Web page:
The CAF Needs a Digital Insurgency
Hidden in the background of its many competing priorities is the exponential capability gap in the digital domain, an area where the rest of the world is adapting faster every year but the Canadian Armed Forces (CAF) is struggling to keep up – a Digital Insurgency is needed
The conflicts of today and tomorrow are won by those who can master the digital space.
For those following recent conflicts, they only need to look at the digital sophistication of the 2020 Nagorno-Karabakh war between Azerbaijan and Armenia. Economically very tiny, these two countries were nonetheless able to deploy combat drones, sophisticated surveillance, coordinated misinformation on social media, and targeted ballistic missiles in during this conflict.
Interstate conflicts, criminals and terrorists fight and win in the digital space.
Canadian military leadership is often hamstrung on the purchase of new hardware. Defence acquisition programs are complicated, over budget and under delivering. The battlespace continues to evolve during the procurement process, and equipment and infrastructure is often obsolete before coming into service. Procurement is political, complex, and political. Yes, I said political twice. If you read Christian Brose’s book The Kill Chain, you will see that traditional procurement focuses on hardware – when it needs to enable software. Improving the kill chain in iterations at the edge is critical.
We can’t hire 500 software engineers that have 5-10 years of experience to build this. Digital workers are expensive, they don’t want to work on military projects, they don’t understand our problems, and – more importantly – every government department, industry giant, and tech startup is competing for the same talent.
The Canadian government is spending billions of dollars migrating legacy systems to the cloud. The CAF needs to develop and retain in-house talent to ensure the longevity and security of our digital future.
The CAF is stretched; the Canadian Army, Air Force and Navy have a recruiting and retention issue.
The CAF is struggling with a personnel shortage, and it takes a bold recruit to leave their software engineering degree or their six-figure salary in a technology company to start basic training. The other side of this equation is the retention issue — once trained and experienced, tech-focused soldiers can find a job outside the military almost immediately.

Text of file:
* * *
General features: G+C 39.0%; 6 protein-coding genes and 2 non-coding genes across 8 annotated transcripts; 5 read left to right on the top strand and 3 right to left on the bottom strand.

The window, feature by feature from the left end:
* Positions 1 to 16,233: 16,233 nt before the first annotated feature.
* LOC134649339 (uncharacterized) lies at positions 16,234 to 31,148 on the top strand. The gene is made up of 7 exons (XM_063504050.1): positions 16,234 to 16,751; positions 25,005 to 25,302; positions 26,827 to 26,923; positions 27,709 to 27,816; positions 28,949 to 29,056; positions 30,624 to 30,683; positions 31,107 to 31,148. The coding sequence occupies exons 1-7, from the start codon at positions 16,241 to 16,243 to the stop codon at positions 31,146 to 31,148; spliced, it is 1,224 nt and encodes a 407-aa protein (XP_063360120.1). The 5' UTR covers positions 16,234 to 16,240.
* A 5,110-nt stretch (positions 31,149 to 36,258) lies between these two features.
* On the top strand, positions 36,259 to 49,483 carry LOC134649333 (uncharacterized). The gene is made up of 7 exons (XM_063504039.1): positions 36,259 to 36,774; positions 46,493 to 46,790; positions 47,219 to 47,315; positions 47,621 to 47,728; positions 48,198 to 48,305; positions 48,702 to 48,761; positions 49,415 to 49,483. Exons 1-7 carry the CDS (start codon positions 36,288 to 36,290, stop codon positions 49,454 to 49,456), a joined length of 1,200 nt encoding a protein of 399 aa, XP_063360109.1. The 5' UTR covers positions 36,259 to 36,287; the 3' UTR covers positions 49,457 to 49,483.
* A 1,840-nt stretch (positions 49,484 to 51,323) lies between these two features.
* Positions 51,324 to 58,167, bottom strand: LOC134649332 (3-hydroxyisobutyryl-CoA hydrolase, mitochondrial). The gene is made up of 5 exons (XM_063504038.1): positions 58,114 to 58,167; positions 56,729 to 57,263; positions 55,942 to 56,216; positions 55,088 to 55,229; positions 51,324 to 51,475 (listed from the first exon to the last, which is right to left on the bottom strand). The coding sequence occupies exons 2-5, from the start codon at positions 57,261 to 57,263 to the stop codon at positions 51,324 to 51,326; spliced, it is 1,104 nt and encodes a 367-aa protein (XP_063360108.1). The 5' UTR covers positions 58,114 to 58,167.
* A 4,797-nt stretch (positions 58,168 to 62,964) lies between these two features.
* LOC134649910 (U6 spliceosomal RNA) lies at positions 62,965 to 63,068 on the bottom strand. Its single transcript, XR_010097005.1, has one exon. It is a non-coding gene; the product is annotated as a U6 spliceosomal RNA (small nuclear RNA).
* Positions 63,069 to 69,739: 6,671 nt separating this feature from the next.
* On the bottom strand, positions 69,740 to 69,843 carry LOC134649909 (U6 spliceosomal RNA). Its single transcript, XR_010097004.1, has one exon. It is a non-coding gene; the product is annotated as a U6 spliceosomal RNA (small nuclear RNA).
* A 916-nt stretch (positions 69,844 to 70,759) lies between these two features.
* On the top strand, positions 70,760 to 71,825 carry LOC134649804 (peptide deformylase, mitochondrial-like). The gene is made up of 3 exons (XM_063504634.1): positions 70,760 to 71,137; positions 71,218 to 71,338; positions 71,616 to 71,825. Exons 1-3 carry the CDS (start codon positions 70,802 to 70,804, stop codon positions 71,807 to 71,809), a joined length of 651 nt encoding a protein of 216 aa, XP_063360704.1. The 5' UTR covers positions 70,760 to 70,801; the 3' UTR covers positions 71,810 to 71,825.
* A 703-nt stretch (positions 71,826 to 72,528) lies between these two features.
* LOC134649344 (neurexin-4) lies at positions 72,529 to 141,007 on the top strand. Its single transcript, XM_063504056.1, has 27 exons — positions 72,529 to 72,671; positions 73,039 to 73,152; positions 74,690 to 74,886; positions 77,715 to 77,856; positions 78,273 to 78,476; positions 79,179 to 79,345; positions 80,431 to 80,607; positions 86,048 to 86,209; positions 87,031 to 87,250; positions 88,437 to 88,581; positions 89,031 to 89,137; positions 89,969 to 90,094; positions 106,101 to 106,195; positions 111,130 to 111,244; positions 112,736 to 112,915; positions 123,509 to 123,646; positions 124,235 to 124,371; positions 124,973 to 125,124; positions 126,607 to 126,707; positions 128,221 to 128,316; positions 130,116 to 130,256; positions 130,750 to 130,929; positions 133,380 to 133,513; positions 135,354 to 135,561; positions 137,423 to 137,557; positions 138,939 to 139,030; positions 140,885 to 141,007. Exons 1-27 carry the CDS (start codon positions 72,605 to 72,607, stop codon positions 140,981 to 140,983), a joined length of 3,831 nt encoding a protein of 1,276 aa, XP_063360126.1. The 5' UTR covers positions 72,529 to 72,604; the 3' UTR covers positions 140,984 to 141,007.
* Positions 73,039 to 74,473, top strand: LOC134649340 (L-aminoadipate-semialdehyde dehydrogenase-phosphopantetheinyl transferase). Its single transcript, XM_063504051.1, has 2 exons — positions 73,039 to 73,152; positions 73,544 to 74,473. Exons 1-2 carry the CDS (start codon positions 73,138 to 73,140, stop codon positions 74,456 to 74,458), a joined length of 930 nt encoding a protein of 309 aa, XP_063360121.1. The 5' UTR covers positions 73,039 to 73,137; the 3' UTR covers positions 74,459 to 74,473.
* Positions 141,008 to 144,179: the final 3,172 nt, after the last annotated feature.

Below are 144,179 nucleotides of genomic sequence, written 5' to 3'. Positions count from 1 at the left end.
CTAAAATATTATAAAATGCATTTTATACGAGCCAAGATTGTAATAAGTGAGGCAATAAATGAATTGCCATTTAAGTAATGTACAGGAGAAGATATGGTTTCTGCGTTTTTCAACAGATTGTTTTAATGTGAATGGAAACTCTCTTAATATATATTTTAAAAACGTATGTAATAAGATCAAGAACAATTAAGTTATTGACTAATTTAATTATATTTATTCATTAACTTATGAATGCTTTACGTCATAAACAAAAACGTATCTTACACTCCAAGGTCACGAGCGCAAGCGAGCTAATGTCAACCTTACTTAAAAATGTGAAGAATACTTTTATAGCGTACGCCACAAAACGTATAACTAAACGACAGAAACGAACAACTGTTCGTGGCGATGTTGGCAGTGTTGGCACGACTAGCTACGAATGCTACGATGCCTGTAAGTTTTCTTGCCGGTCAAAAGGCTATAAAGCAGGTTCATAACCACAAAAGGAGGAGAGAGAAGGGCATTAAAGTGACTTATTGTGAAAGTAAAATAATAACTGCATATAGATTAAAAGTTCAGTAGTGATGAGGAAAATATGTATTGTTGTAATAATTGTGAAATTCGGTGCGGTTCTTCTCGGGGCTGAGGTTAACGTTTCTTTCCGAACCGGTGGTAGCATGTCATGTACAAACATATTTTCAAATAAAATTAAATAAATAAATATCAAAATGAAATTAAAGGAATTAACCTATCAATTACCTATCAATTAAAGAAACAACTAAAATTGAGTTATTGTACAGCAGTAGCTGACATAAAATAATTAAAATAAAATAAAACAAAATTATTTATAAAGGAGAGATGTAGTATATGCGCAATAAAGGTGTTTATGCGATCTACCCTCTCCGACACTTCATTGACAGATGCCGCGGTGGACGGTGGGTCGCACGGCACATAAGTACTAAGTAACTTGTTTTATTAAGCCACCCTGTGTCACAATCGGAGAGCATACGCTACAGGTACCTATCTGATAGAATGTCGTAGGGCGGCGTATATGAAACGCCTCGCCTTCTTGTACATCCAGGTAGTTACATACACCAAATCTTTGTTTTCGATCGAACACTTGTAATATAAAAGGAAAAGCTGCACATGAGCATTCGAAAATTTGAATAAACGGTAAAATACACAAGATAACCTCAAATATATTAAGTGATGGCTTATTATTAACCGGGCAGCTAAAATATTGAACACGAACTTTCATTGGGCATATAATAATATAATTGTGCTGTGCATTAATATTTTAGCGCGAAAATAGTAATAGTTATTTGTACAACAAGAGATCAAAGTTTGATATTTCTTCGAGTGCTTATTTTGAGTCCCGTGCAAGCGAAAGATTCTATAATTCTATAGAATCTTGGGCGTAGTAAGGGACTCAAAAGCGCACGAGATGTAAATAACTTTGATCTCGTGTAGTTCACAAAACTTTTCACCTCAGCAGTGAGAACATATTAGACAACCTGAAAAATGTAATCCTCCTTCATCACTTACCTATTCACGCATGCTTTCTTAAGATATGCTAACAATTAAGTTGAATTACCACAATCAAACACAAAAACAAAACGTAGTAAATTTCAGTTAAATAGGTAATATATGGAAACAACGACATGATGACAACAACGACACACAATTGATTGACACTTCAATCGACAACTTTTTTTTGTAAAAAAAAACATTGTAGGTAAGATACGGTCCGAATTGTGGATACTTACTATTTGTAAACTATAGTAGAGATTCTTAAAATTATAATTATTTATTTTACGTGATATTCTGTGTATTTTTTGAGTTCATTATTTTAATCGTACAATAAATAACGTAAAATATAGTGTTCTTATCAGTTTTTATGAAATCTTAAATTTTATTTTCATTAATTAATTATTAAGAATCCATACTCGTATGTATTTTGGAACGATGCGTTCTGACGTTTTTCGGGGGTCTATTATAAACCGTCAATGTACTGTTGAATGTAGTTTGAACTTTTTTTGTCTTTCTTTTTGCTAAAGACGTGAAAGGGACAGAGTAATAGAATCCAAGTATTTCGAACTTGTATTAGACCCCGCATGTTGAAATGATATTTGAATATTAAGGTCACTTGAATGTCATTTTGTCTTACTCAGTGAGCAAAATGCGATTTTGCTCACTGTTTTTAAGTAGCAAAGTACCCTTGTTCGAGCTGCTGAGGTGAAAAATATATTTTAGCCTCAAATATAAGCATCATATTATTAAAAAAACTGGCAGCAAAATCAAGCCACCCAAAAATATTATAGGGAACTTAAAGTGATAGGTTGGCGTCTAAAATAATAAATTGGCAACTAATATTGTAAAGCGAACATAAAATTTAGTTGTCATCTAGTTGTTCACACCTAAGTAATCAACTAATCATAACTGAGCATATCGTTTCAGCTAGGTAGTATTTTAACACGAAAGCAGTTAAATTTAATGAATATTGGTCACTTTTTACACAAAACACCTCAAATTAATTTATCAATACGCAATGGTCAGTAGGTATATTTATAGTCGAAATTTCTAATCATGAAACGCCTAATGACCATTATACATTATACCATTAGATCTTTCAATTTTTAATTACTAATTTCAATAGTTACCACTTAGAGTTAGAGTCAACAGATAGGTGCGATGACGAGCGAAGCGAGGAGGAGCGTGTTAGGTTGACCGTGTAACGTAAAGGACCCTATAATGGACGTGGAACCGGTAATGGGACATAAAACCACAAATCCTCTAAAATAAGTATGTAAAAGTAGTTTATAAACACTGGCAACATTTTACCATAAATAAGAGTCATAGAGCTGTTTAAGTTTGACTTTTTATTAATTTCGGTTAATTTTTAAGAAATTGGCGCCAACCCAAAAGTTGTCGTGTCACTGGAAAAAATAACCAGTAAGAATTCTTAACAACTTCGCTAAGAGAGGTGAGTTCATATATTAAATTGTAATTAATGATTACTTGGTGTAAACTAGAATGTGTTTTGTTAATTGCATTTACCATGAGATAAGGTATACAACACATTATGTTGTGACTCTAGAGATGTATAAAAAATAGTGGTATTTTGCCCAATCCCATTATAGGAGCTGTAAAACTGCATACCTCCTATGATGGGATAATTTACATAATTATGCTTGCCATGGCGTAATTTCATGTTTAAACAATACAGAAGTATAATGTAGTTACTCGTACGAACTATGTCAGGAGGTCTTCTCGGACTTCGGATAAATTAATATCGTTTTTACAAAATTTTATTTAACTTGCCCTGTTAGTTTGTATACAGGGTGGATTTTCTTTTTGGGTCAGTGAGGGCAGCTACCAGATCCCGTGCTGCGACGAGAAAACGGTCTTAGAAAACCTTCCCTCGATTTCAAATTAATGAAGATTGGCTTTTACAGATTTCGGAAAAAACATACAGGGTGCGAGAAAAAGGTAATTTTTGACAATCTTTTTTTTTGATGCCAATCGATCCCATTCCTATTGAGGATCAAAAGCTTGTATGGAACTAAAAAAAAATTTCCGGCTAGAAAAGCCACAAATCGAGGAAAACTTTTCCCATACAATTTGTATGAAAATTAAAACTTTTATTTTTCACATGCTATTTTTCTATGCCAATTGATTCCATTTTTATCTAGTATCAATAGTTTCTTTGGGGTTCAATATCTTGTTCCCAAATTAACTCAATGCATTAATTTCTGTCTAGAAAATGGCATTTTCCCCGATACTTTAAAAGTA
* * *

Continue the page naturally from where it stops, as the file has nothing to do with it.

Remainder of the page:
The digital insurgency we need is not dependent on a few key positions; it is important to mobilize the entire population. Most software companies have made their platforms user friendly with low- or no-code solutions. The insurgency can leverage these tools to scale their solutions and build momentum.
It is a mistake to expect senior Defence leadership to build the talent for us. Their focus is to ensure our forces are ready for the next fight. The Army, for example, will need to train a massive influx of recruits in coming years while trying to understand the larger tectonic shifts that are under their feet.
How do we wage a digital insurgency? The first step is to conduct a pre-insurgency stage – organize the movement, focus on the grievance, find emerging leaders, create a group identity, recruit members to your cause.
The grievance is simple – we live in 2022, but our office is in 1998: Why am I using Excel spreadsheets to capture data? Why are we sending information by email to each individual person? Why are staff officers chasing information for weeks for a PowerPoint that is already out of date by the time the data is entered? Why do most soldiers not have access to any information?
We then need to message that grievance to drum up support. Once leaders emerge who are willing to support and champion the cause, help them recruit more insurgents and fund the insurgency.
The CAF needs access to Office 365 and other tools that will automate most of the military’s administration. Applications can be built on PowerApps that also work on a personal phone.
Recruiting and training can happen simultaneously to build these digital solutions and protect them from cyberattacks.
Don’t wait on the hardware or the recruiting of specialized talent.
Start training your soldiers on how to fight in the insurgency: Build solutions on Office 365; Conduct data competitions; Automate paperwork and administration; Have teams learn how to hack networks.
Start small, show success – and then invest more.
Lieutenant-Colonel (Retired) Caleb Walker spent 20 years in the Canadian Army, including three tours of Afghanistan where he was awarded the Chief of Defence Staff Commendation. His last role was the Command of the Army’s Chief Action Group. He wrote the Managed Readiness System Review in 2019. He is now the Vice-President of Defence and Government with the veteran-led digital skills tech company WithYouWithMe.